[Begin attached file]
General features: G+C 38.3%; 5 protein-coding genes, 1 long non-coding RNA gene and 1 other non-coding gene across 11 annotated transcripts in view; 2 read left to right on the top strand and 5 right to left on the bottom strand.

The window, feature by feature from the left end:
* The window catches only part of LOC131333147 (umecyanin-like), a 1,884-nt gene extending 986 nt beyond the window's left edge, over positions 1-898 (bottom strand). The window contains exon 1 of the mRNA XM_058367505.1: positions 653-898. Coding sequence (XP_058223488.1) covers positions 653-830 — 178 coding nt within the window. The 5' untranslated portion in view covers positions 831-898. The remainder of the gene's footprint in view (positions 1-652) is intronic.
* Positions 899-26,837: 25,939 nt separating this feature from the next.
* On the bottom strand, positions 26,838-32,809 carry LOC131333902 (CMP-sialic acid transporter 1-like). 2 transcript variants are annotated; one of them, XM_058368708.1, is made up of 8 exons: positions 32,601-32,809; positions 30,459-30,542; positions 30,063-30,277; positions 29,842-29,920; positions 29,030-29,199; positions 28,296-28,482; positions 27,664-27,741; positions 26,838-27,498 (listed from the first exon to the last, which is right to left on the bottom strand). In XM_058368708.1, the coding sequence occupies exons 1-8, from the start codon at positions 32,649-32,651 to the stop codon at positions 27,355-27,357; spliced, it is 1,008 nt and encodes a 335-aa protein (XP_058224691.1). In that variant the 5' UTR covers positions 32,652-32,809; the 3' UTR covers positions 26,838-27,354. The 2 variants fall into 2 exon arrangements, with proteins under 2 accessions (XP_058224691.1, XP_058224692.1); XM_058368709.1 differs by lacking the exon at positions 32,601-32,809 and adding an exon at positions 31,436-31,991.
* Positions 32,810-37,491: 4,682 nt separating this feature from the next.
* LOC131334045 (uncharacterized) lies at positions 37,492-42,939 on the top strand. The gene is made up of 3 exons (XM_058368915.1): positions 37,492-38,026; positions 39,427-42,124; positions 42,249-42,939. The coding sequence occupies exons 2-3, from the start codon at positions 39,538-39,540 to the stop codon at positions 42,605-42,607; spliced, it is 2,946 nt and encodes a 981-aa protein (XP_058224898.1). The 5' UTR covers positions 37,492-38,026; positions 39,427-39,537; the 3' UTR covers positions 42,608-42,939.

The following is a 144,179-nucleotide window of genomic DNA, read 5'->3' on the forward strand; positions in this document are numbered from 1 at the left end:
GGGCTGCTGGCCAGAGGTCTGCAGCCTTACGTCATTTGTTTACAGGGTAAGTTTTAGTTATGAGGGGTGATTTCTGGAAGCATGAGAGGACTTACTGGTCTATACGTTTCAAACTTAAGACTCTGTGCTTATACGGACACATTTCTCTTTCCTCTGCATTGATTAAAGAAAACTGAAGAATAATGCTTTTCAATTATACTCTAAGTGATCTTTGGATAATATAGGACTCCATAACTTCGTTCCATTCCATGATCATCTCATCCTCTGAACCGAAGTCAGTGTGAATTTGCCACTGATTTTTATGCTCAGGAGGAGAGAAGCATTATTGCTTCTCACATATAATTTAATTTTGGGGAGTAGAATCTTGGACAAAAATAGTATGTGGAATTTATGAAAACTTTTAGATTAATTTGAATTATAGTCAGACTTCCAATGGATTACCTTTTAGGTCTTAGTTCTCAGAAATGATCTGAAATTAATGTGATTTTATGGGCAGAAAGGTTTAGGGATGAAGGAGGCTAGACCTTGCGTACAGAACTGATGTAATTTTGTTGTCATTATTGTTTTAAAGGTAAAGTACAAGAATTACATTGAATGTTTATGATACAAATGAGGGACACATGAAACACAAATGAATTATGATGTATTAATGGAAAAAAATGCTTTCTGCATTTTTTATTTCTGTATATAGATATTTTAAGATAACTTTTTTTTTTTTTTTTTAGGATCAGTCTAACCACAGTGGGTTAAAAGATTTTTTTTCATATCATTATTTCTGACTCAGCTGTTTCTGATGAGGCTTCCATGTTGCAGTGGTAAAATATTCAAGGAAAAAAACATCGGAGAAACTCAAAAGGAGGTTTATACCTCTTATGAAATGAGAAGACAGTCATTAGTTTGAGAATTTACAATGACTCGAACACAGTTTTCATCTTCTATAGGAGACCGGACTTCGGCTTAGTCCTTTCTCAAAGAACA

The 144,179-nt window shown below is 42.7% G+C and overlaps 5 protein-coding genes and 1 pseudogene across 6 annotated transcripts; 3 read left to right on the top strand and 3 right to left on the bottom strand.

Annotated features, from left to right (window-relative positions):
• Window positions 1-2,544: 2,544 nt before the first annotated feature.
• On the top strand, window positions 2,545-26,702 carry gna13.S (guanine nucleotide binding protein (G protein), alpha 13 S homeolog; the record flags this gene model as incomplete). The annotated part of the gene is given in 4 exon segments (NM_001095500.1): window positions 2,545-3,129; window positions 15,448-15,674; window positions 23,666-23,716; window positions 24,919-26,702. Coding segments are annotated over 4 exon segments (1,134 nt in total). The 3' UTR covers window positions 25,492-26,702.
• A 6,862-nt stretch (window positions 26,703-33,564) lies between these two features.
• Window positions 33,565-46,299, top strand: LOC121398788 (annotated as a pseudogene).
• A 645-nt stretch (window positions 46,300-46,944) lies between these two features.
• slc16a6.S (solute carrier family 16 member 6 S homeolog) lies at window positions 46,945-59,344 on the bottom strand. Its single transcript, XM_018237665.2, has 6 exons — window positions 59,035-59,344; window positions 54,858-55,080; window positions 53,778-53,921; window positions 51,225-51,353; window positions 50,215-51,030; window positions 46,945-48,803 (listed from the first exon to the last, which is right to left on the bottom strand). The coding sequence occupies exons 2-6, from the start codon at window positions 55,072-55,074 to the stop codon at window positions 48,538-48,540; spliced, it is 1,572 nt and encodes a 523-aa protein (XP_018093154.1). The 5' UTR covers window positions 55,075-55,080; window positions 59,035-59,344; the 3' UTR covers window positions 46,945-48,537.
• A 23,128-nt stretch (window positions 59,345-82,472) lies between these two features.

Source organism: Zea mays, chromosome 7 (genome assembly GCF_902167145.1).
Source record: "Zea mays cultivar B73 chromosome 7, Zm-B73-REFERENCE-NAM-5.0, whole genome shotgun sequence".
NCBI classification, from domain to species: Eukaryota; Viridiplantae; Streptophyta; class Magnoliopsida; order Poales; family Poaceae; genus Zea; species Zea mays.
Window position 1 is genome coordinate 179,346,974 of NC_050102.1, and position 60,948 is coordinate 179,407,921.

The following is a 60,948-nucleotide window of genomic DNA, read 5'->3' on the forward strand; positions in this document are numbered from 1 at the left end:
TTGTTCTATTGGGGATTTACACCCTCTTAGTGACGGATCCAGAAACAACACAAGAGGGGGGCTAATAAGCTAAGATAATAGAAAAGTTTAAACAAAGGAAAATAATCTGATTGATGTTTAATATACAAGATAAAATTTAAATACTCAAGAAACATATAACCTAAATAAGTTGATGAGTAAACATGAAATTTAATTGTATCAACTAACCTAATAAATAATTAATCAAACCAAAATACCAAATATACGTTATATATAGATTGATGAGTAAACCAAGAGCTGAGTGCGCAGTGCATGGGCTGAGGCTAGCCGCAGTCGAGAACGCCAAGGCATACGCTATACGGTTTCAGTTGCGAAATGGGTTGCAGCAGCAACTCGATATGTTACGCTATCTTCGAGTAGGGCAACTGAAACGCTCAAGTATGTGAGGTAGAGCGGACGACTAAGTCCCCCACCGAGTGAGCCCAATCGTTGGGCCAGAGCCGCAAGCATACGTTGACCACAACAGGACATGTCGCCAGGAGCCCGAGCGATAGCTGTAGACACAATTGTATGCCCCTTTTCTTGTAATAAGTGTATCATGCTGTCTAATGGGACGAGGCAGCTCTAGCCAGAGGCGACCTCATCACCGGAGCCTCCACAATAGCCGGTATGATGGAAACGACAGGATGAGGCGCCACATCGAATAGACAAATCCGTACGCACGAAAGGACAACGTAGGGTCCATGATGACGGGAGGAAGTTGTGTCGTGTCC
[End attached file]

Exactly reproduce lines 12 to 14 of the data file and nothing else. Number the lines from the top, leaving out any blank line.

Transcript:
• Window positions 1-2,544: 2,544 nt before the first annotated feature.
• On the top strand, window positions 2,545-26,702 carry gna13.S (guanine nucleotide binding protein (G protein), alpha 13 S homeolog; the record flags this gene model as incomplete). The annotated part of the gene is given in 4 exon segments (NM_001095500.1): window positions 2,545-3,129; window positions 15,448-15,674; window positions 23,666-23,716; window positions 24,919-26,702. Coding segments are annotated over 4 exon segments (1,134 nt in total). The 3' UTR covers window positions 25,492-26,702.
• A 6,862-nt stretch (window positions 26,703-33,564) lies between these two features.